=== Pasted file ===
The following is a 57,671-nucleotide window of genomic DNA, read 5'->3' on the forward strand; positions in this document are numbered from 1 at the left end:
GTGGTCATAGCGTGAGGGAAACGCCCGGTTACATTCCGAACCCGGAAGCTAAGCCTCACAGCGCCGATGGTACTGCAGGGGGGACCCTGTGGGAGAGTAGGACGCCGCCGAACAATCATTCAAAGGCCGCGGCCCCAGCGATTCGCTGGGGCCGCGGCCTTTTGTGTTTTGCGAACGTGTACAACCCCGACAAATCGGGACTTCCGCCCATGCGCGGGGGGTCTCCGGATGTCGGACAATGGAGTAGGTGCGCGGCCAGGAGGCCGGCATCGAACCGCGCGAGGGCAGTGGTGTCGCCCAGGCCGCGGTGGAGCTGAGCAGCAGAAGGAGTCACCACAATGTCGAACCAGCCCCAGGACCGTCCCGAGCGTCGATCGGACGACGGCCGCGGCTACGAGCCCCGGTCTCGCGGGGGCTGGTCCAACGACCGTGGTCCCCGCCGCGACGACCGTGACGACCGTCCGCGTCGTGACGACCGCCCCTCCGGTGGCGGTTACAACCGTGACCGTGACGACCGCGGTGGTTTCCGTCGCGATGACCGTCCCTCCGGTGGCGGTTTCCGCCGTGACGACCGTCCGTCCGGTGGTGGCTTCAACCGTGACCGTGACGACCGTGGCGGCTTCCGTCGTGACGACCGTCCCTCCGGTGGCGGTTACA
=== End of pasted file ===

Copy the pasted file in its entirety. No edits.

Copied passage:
The following is a 57,671-nucleotide window of genomic DNA, read 5'->3' on the forward strand; positions in this document are numbered from 1 at the left end:
GTGGTCATAGCGTGAGGGAAACGCCCGGTTACATTCCGAACCCGGAAGCTAAGCCTCACAGCGCCGATGGTACTGCAGGGGGGACCCTGTGGGAGAGTAGGACGCCGCCGAACAATCATTCAAAGGCCGCGGCCCCAGCGATTCGCTGGGGCCGCGGCCTTTTGTGTTTTGCGAACGTGTACAACCCCGACAAATCGGGACTTCCGCCCATGCGCGGGGGGTCTCCGGATGTCGGACAATGGAGTAGGTGCGCGGCCAGGAGGCCGGCATCGAACCGCGCGAGGGCAGTGGTGTCGCCCAGGCCGCGGTGGAGCTGAGCAGCAGAAGGAGTCACCACAATGTCGAACCAGCCCCAGGACCGTCCCGAGCGTCGATCGGACGACGGCCGCGGCTACGAGCCCCGGTCTCGCGGGGGCTGGTCCAACGACCGTGGTCCCCGCCGCGACGACCGTGACGACCGTCCGCGTCGTGACGACCGCCCCTCCGGTGGCGGTTACAACCGTGACCGTGACGACCGCGGTGGTTTCCGTCGCGATGACCGTCCCTCCGGTGGCGGTTTCCGCCGTGACGACCGTCCGTCCGGTGGTGGCTTCAACCGTGACCGTGACGACCGTGGCGGCTTCCGTCGTGACGACCGTCCCTCCGGTGGCGGTTACA